Long before everyone else become interested in conservation and recycling, the Altrusa Club of Lawrence had been redistributing resources to the community with a special consideration toward fighting illiteracy.
And club members met again Wednesday evening to go through their biannual ritual of sorting through collected books and magazines that will be donated to area agencies like retirement homes, the Adult Learning Connection and the Boys and Girls Club of Lawrence.
"Members of our local club have enjoyed helping the community use a valuable commodity that would otherwise sit, unused, in garages, basements and attics," said Sidney Roedel, co-chair of the group's literacy committee. The group's other committees include information, community service, vocational service and international relations.
ROEDEL SAID that twice a year, the group, which has about 50 members, calls upon churches, service organizations and individuals to ask for new or used books and magazines that can be donated.
Once collected, the group members divide the books into six categories, general adult, women, children, adolescent boys, adolescent girls and seniors. The club then breaks the collection down into smaller bundles and distributes them to area agencies.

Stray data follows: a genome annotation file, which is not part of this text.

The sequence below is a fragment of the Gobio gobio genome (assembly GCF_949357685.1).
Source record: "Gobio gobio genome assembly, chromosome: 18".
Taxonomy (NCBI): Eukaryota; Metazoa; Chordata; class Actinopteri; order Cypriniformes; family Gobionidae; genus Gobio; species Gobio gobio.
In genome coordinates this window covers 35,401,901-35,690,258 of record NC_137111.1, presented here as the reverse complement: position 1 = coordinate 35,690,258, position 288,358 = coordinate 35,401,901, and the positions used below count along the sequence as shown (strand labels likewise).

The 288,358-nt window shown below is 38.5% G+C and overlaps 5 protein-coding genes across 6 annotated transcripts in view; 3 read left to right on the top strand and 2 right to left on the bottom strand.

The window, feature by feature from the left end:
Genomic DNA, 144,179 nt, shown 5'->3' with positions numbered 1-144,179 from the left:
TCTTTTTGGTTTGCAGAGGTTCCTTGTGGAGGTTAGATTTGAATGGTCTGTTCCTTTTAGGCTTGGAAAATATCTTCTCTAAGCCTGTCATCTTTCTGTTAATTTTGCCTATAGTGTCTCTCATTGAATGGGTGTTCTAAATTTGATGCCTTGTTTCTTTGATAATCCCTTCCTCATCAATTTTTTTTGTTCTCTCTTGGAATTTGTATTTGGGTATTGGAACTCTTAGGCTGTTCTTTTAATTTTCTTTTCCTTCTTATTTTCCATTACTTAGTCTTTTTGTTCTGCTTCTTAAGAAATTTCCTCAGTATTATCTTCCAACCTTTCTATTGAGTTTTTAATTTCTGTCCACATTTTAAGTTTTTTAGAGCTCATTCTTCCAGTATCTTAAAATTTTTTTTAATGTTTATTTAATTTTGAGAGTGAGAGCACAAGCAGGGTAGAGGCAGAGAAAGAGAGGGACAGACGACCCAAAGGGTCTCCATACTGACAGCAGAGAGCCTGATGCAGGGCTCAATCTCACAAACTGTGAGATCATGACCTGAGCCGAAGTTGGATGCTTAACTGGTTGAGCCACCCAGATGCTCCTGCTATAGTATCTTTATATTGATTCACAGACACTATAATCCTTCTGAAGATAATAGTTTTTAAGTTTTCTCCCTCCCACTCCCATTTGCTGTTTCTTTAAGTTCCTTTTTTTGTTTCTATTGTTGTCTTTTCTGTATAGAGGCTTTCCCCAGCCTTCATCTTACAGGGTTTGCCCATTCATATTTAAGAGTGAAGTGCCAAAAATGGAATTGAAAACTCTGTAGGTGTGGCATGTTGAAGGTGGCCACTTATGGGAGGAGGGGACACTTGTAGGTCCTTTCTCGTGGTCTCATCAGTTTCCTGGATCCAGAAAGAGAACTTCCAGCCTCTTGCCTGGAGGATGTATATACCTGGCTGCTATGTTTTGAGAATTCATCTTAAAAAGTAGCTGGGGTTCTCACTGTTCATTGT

In the past two years, the club has distributed more than 2,500 books and magazines, Roedel said. The local club's project dates to 1951.
"We enjoy being of service to the community with hardly any expense and only some physical effort," she said.
In addition to their distribution of books and magazines, the members of the club also participate in activities like historic projects and ringing the Salvation Army's bells at Christmas, Roedel said.
THE LOCAL club is a member of Altrusa International Inc., which has members in 35 countries, she said.
The first club was started in 1917 in Nashville, Tenn. The name, Altrusa, was chosen because it is a combination of altruism and U.S.A., said Roedel.
"Patriotism was very high at that time, so it makes sense that they would include patriotism as an ideal," she said.
Lawrence's Altrusa Club currently is looking at a new direction to add to its curriculum, she said.
Last week, a few members of the club met with representatives from about nine other service agencies in Lawrence, including the United Way of Douglas County and Head Start Community Children's Center, to "talk about the literacy needs in Lawrence," Roedel said.
A smaller core of volunteers decided to meet separately to determine the need of a survey to identify those literacy needs.
Ultimately, Roedel said, the group will investigate the possibility of "whether we might be able to begin to form a coalition to coordinate the providing of literacy services."